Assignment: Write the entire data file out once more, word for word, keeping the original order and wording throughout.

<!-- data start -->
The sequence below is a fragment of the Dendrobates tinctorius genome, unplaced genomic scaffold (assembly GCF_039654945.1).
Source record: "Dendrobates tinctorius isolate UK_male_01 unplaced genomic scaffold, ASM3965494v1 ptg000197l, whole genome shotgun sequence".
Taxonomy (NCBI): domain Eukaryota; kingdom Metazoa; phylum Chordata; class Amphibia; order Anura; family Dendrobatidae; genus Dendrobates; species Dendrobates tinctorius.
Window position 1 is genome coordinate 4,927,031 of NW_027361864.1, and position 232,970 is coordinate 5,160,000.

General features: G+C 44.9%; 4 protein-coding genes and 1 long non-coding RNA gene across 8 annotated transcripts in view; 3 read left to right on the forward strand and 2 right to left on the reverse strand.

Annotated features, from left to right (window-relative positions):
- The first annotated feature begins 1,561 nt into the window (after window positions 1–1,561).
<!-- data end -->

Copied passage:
The sequence below is a fragment of the Dendrobates tinctorius genome, unplaced genomic scaffold (assembly GCF_039654945.1).
Source record: "Dendrobates tinctorius isolate UK_male_01 unplaced genomic scaffold, ASM3965494v1 ptg000197l, whole genome shotgun sequence".
Taxonomy (NCBI): domain Eukaryota; kingdom Metazoa; phylum Chordata; class Amphibia; order Anura; family Dendrobatidae; genus Dendrobates; species Dendrobates tinctorius.
Window position 1 is genome coordinate 4,927,031 of NW_027361864.1, and position 232,970 is coordinate 5,160,000.

General features: G+C 44.9%; 4 protein-coding genes and 1 long non-coding RNA gene across 8 annotated transcripts in view; 3 read left to right on the forward strand and 2 right to left on the reverse strand.

Annotated features, from left to right (window-relative positions):
- The first annotated feature begins 1,561 nt into the window (after window positions 1–1,561).